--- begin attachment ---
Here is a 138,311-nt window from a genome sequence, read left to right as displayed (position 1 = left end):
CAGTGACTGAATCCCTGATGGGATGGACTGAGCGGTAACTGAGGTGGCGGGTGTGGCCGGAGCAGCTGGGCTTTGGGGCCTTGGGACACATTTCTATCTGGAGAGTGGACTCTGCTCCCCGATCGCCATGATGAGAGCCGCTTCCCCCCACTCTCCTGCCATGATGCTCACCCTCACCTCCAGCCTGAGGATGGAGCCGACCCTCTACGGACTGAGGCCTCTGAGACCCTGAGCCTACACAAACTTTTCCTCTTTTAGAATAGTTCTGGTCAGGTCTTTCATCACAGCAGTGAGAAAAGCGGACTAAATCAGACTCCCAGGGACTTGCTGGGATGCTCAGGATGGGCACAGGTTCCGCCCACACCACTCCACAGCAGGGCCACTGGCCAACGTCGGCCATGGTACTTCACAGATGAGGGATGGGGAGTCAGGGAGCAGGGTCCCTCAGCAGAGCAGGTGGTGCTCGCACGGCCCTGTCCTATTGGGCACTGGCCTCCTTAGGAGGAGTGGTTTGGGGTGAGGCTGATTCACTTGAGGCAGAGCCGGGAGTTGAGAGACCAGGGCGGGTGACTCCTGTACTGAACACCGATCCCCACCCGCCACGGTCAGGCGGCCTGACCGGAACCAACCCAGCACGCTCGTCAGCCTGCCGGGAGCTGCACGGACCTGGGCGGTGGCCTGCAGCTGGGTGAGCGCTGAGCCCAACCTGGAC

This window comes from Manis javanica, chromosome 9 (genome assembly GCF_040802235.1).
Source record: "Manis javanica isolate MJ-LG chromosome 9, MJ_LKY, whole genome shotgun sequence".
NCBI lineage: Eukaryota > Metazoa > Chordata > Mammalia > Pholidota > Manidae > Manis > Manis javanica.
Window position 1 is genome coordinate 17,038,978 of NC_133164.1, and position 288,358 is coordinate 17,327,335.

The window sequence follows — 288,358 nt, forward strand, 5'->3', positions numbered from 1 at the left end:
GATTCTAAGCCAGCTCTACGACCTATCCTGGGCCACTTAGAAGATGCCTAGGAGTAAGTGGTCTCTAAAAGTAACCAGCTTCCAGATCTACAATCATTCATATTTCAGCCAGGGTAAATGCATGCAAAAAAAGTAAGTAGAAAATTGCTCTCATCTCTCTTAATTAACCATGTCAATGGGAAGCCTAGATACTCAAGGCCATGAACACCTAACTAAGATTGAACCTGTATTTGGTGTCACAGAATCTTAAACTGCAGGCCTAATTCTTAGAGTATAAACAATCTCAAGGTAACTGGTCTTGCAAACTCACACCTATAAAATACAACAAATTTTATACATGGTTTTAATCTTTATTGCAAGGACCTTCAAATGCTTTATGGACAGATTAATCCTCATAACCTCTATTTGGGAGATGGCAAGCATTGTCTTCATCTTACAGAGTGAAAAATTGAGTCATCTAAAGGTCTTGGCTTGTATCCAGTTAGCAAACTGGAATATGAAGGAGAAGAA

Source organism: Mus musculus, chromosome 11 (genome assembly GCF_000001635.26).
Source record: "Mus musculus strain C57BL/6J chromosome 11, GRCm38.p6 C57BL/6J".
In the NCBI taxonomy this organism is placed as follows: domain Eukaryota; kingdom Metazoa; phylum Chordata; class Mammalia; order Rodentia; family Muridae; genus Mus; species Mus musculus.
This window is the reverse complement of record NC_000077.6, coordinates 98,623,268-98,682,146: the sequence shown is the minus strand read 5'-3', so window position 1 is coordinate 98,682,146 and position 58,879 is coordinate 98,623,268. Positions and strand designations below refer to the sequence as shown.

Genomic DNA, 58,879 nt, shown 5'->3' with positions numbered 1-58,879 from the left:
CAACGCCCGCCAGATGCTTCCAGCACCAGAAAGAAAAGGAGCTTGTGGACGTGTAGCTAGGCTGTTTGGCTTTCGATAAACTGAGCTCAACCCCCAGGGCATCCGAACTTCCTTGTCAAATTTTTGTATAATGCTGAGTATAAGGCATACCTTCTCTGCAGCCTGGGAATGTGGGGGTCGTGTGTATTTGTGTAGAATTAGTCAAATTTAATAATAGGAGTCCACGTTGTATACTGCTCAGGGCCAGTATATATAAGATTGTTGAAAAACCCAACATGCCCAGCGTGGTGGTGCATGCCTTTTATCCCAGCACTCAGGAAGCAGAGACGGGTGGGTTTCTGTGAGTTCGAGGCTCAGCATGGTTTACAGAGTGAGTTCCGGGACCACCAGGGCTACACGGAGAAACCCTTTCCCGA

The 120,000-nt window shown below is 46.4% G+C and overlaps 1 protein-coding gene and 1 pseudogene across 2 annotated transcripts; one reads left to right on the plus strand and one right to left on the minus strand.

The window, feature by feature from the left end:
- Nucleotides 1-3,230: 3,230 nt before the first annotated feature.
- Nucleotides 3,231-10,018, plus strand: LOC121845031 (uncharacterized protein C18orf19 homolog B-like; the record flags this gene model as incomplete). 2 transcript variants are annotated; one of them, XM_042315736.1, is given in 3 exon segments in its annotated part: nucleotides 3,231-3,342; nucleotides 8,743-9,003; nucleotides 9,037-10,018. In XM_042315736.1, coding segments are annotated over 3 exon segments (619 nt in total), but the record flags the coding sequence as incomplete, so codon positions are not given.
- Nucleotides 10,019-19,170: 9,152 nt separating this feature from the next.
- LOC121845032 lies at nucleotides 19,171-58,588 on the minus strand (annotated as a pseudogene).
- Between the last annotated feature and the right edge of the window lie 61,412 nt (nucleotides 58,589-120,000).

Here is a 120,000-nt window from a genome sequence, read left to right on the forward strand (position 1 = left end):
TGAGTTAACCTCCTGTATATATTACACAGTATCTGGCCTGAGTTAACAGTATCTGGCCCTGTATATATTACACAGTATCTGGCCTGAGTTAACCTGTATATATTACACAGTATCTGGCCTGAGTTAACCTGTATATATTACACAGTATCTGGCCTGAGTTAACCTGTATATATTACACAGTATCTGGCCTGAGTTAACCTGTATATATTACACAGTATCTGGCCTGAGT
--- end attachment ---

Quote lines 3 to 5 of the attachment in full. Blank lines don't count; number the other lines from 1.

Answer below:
This window comes from Manis javanica, chromosome 9 (genome assembly GCF_040802235.1).
Source record: "Manis javanica isolate MJ-LG chromosome 9, MJ_LKY, whole genome shotgun sequence".
NCBI lineage: Eukaryota > Metazoa > Chordata > Mammalia > Pholidota > Manidae > Manis > Manis javanica.